• Because it’s July 4, we are going to see fireworks.

Just like when you include the year, there’s no need to write the ordinal number form of the day.

The only time the date should include an ordinal number is when the format is inverted and the word “of” is included. Here’s an example from a famous folk song:

  • I’m a Yankee Doodle Dandy! Yankee Doodle do-or-die. A real live nephew of my Uncle Sam, born on the 4th of July.

In this form, you can use numeric or word formats for the ordinal numbers: 4th or fourth.

Month-Year

Month, day, and month, year date formats

Sometimes, we only need to write dates with the month and year. We might refer to a general time frame, or we may not know the exact date of something.

As with other date formats, don’t include a comma between the month and year. Only place a comma after the year if the date ends a dependent clause or introductory phrase.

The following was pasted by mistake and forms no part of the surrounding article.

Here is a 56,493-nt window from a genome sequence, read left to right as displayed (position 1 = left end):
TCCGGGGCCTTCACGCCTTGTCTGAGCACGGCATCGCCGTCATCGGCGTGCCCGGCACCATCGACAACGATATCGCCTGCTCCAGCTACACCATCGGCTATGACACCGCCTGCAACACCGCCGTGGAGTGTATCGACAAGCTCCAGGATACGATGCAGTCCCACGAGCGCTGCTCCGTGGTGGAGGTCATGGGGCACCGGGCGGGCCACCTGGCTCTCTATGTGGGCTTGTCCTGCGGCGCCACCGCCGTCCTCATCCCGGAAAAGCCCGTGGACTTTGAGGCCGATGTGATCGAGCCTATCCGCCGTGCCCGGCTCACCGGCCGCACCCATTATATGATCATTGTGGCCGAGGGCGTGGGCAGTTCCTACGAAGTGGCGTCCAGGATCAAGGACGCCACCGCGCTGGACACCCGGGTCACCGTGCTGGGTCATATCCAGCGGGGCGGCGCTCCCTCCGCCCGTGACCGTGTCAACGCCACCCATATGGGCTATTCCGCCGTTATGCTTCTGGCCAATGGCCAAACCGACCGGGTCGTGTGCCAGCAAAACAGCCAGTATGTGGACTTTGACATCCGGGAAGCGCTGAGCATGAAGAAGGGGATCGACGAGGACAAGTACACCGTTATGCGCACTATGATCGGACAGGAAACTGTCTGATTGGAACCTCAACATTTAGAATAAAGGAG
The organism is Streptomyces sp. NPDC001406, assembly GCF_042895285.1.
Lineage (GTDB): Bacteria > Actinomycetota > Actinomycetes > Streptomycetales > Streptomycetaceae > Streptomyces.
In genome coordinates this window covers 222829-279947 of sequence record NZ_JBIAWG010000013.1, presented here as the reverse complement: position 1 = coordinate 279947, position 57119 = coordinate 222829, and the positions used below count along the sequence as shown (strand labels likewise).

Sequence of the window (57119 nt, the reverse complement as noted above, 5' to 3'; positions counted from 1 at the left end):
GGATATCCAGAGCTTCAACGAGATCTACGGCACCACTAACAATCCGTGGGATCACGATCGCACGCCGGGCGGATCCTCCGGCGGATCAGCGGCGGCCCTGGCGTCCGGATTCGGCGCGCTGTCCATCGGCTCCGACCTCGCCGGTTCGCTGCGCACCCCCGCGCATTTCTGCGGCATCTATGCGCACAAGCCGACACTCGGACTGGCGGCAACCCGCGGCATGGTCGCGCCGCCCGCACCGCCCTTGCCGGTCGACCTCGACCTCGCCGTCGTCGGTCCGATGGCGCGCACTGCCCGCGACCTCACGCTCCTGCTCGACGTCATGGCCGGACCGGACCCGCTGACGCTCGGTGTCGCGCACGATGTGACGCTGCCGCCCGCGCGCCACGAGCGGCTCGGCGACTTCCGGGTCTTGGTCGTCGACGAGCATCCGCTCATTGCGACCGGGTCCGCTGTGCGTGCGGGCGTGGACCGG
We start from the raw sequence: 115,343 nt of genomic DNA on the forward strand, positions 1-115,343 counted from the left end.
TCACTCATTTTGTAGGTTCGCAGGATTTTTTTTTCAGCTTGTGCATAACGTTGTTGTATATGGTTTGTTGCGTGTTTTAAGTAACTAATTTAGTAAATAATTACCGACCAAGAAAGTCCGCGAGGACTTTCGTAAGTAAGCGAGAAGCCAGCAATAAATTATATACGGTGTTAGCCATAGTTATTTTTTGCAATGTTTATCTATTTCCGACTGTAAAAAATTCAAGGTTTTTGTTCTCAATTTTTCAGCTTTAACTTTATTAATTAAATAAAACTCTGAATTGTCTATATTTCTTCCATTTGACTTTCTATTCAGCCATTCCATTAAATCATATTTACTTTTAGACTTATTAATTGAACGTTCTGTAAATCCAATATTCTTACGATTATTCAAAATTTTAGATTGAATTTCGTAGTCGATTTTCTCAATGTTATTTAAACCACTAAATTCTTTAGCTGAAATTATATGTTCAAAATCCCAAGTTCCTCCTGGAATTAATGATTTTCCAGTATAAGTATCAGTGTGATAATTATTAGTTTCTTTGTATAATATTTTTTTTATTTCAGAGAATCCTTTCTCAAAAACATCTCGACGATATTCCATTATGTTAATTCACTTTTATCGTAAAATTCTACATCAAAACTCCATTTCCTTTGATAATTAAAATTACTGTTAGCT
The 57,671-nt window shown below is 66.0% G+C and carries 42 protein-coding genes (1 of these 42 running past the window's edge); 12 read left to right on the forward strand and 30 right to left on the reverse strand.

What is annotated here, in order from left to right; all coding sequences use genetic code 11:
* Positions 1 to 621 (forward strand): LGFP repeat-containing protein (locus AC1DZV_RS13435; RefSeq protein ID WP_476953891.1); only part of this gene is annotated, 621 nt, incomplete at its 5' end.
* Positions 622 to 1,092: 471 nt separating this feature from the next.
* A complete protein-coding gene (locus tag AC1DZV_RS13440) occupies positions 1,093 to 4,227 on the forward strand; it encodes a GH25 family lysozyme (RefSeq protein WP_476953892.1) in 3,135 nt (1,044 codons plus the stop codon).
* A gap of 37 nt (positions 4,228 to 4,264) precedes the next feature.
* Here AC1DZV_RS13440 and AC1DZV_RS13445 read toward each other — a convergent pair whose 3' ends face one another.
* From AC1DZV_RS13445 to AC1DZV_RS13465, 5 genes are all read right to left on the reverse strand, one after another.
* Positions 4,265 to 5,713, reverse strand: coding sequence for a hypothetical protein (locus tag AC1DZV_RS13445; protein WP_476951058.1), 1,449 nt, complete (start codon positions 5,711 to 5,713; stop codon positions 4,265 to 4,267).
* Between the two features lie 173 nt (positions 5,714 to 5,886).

Let’s look at a few examples of how to write the month and year.

  • June 2022
  • Her baby is due in June 2022.
  • In June 2022, she will have her baby.

With the Day of the Week

Writing the date tip

When writing dates with the day of the week, always place a comma between the day of the week and the rest of the date. Then, follow the above rules for the rest of the date.

This is one type of date format where the comma rule is the same for British English: you always put a comma after the day of the week.

Here are some examples of how to write the date with the day of the week. Please note these examples are using the American date format.

  • Saturday, April 2, 2022
  • The wedding is Saturday, April 2, 2022.
  • The wedding takes place Saturday, April 2, 2022, at the Bellagio Chapel in Vegas.

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Numerical Forms

Numerical date options

We don’t always write dates by spelling out the month. Often, we use an all-numeric date format, such as when we sign a form, take notes, or write in a diary.